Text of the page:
In 1728, Colonel William Byrd and 19 others were sent on an expedition to determine the boundary between the colonies of Virginia and North Carolina. The men were guided by a member of the Saponi tribe, Bearskin. The surveying party began marking the line at the mouth of the Currituck River on the coast of Virginia, and went westward toward the mountains. When they reached this area, Colonel Byrd and his party encountered “the South Branch of the Roanoak River the first time, which we call’d the Dan.” He described the river as “exceedingly Beautiful.”
Why the “Dan”? Colonel Byrd never explained his choice of name for the river. However, the biblical limits of Canaan were “From the Dan to Beersheba.” Because the northern limit of North Carolina was in question, “Dan” seemed to be an appropriate name for the river which at that time fixed the boundary in this area between the two colonies.
In 1746, William Wynne purchased land and settled in the area near the site of Byrd’s camp. He established a ferry below the falls of the river, probably near where the bridges enter downtown today. His settlement became known as “Wynne’s Falls.” After the Revolutionary War, the area became popular with veterans who met annually to fish and talk over old times. With the activity generated by the settlement and the growing importance of tobacco, Virginia’s General Assembly established a tobacco inspection station at Wynne’s Falls early in 1793. Late that same year, the Legislature renamed the village Danville.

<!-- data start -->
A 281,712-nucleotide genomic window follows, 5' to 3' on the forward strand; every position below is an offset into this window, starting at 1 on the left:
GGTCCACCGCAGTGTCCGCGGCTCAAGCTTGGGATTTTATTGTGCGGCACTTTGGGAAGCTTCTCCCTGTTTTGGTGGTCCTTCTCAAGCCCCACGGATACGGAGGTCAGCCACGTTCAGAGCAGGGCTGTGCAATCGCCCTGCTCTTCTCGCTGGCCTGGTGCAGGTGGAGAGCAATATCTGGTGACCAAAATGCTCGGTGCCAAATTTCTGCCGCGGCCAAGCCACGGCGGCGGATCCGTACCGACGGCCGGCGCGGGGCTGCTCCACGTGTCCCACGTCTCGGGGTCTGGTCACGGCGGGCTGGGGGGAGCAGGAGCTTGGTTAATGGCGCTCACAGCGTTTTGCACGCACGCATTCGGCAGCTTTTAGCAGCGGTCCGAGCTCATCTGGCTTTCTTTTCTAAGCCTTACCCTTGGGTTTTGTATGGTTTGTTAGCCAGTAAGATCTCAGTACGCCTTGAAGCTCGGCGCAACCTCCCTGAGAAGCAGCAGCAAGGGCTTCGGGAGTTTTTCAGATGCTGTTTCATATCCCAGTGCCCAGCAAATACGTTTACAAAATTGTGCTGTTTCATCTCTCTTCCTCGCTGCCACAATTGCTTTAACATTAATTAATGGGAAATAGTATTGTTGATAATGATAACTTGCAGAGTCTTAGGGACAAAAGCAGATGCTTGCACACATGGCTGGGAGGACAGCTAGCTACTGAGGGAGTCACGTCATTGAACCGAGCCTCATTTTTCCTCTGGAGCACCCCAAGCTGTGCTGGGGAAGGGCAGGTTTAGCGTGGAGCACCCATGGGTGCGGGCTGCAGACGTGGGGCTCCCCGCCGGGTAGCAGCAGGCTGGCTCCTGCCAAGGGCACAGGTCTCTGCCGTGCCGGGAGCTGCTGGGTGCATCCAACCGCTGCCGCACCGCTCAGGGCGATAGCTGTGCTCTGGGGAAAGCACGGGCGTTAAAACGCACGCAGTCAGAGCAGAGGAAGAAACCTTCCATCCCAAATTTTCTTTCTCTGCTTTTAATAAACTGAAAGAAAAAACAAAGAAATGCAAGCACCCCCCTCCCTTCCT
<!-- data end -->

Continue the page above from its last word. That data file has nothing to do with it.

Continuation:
The original town started on a 25 acre site. The original trustees of Danville were Thomas Tunstall, Matthew Clay, William Harrison, John Wilson, Thomas Fearn, George Adams, Thomas Worsham, Robert Payne, James Dix, John Southerland, John Call and Thomas Smith. They laid out one acre lots along Salisbury Road (now Main Street in downtown Danville) and offered them for sale beginning in 1795. By 1800 the new town was big enough to need a post office.
Retrieved from Danville Historical Society